‘felt a stop in my mind to proceeding this day to Knockballymaher … some uneasiness respecting home had been hovering about me for several days’.
She ignored her anxiety and went about her business, but on returning to her lodgings she got a message that the woman who cared for her children had taken measles and was removed from the house. She said:
‘I sensibly felt this intelligence, and the struggle was not small to endeavour after, and attain, a degree of quietude, sufficient to discover the right path. I went distressed to bed, I think honestly resigned, either to go forward or return home, as truth opened’.
Since her thoughts kept turning to Knockballymaher, however, she took that as a divine message and went there the following day. She and returned home on the 16th to find her husband and children in health. Problematically she interpreted her anxieties about leaving her children as undermining her call and demonstrating her failure to place her trust in God and submit to Him. This internal conflict attacked her sense of self. In June 1792, hearing the call to visit Quaker Friends in France, Guernsey, and the north of Britain, she confessed,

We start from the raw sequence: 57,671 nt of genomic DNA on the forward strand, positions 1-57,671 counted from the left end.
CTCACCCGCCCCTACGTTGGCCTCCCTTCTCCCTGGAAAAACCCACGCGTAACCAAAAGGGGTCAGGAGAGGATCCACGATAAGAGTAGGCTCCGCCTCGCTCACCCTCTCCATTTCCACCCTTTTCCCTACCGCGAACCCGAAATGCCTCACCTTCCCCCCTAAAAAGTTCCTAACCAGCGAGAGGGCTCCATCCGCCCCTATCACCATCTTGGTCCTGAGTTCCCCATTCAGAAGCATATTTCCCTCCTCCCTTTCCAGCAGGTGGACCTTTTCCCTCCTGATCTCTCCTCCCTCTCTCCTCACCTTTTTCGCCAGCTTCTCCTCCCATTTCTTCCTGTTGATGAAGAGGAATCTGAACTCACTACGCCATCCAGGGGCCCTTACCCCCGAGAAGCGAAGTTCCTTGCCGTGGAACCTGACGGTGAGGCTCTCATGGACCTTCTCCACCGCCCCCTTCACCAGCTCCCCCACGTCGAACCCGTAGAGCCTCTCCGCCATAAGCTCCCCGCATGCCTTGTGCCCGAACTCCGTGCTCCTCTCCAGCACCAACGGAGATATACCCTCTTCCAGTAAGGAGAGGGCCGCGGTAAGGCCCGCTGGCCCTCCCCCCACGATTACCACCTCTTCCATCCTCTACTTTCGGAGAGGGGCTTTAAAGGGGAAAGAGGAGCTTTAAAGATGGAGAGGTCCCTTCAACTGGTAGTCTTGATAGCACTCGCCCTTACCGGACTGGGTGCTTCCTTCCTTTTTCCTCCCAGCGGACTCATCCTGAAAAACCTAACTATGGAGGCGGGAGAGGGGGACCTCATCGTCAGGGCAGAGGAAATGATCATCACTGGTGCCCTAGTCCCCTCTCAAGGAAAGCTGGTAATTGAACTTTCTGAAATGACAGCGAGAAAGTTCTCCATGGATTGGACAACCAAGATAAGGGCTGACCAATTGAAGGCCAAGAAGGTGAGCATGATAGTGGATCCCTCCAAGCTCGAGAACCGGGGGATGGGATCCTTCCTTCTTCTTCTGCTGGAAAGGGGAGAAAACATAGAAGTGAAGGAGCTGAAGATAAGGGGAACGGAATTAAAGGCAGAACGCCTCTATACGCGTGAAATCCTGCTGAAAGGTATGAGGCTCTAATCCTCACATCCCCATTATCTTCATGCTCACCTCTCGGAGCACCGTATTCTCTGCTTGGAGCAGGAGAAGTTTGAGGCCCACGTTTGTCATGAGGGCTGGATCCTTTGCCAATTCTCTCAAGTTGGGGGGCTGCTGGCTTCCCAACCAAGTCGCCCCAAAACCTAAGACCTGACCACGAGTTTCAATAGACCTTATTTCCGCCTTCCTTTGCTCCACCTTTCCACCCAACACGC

‘how much has it cost my nature, yea, almost its destruction, to be in the degree I am, loosened from my precious domestic ties’.
Motherhood has never been an easy role!
 For more on the mothers discussed here and parental self-identity in general have a look at my book Parenting in England.